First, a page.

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If you’ve ever been to Nashua, New Hampshire, you have surely been down Main Street. Main Street is like any other main strip in most small towns in New England. It is full of small shops, boutiques, restaurants, and monuments — with those being the most important. Due to the fairly new mobile game Pokémon Go, which places most of their Gyms and PokéStops at monuments and landmarks, Nashua has become a hotbed for mobile trainers, and it’s because of this that the opportunity for small business owners has never been higher.
The difference two weeks can make
Just two weeks ago, the only time Nashua had a lively downtown was Friday and Saturday nights, when the bars closed and people hit the streets. Now, several hundreds, maybe thousands, of people are scattered around the monuments and local businesses at all times of day trying to “catch ’em all” in an augmented reality that has made a difference to local business owners.
While players stay glued to their phones, and social media channels battle about whether the game is “cool,” PokéFever has been a huge plus for local store owners. Portland Pie Company, a small Portland, Maine-based pizza chain with two locations in New Hampshire, has placed a chalkboard outside their store to go along with the phenomenon that advertises their “Pokémon Go Special.” This special offers trainers a bottled drink, a slice of pizza, and (of course) unlimited Pie-fi (Wi-Fi). Portland Pie sits across from Deschenes Oval, where players gather each day due to the amount of Lures dropped there as well as the park being a well-known PokéStop. Scott Hartford, the location’s manager, says that he has seen foot traffic more than quadruple since the game’s release and while the “Pokémon Go Special” itself has only been purchased a few handfuls of times, there is a nice uptick in business thanks to the game’s popularity in the area.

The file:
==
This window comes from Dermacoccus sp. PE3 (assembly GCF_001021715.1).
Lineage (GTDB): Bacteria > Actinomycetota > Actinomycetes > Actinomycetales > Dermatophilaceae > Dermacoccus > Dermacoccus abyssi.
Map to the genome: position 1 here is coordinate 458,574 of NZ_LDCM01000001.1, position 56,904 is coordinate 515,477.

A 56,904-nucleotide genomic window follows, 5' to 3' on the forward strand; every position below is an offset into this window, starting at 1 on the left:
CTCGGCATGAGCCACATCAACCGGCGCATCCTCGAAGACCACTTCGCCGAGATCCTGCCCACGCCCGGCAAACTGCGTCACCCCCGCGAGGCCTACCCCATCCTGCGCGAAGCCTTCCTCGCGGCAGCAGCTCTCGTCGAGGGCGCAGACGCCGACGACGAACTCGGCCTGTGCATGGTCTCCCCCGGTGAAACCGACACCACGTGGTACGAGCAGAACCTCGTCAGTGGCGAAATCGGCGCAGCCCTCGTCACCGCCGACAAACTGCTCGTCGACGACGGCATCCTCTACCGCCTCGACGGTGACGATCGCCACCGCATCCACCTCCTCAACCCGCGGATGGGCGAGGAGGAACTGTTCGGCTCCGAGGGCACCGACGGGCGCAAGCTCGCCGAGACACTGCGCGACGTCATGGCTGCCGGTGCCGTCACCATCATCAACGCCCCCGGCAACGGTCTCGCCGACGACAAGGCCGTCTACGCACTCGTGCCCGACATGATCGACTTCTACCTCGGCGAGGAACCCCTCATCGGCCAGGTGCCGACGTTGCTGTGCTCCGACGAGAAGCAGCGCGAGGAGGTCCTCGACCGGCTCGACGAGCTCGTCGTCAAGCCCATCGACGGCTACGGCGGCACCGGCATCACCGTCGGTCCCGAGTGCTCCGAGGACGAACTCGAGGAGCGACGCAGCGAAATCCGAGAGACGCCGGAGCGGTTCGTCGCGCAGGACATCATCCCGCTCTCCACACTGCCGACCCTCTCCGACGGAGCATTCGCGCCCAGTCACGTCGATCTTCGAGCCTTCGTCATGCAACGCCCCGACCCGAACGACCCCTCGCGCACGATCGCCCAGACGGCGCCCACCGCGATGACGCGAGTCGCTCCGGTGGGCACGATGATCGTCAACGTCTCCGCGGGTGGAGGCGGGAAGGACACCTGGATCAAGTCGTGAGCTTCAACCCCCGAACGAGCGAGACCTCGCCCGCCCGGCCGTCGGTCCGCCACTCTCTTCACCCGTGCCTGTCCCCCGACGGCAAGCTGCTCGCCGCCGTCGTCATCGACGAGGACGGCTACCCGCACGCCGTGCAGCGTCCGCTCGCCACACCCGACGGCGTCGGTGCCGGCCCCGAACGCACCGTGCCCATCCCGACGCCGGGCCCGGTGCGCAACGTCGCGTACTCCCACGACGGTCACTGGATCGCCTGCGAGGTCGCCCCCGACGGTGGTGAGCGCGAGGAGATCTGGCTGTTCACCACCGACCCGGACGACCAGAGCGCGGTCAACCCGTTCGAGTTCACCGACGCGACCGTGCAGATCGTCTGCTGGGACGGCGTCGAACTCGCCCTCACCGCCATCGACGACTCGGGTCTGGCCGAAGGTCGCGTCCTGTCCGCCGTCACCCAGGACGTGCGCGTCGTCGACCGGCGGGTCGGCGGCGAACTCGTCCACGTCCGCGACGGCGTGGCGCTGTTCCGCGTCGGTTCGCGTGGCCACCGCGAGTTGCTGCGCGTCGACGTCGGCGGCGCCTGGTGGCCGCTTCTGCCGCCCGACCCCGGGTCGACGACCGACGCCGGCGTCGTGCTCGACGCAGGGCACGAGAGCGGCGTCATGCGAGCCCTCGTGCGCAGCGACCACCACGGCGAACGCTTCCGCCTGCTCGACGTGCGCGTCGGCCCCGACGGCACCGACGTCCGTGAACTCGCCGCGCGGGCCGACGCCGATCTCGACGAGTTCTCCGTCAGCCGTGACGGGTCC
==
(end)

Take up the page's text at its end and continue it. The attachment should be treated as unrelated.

Portland Pie isn’t the only pizza place gaining business thanks to this game. Soprano’s Pizza, which is across the street from the oval in the other direction, is also getting an increase in business. The North part of Main St. that borders Concord St. and Amherst St. rarely received an immense amount of foot traffic until recently. Owner Bill Parrish says that he has seen a huge difference in the amount of dinner and lunch business he gets specifically on the weekends and believes the increased foot traffic due to the game’s popularity is to thank.
Coffee shops and even bars in the area are tapping into this phenomenon, offering free Wi-Fi and charging capabilities to players and they too have certainly seen their fair share of increased foot traffic thanks to immense amount of PokéStops and Gyms in the area.
Regardless of your feeling toward this game, if you are a small business owner, you need to consider Go’s potential. This game is cool and can be a huge win for you if you do it right. Not sure how? Keep reading.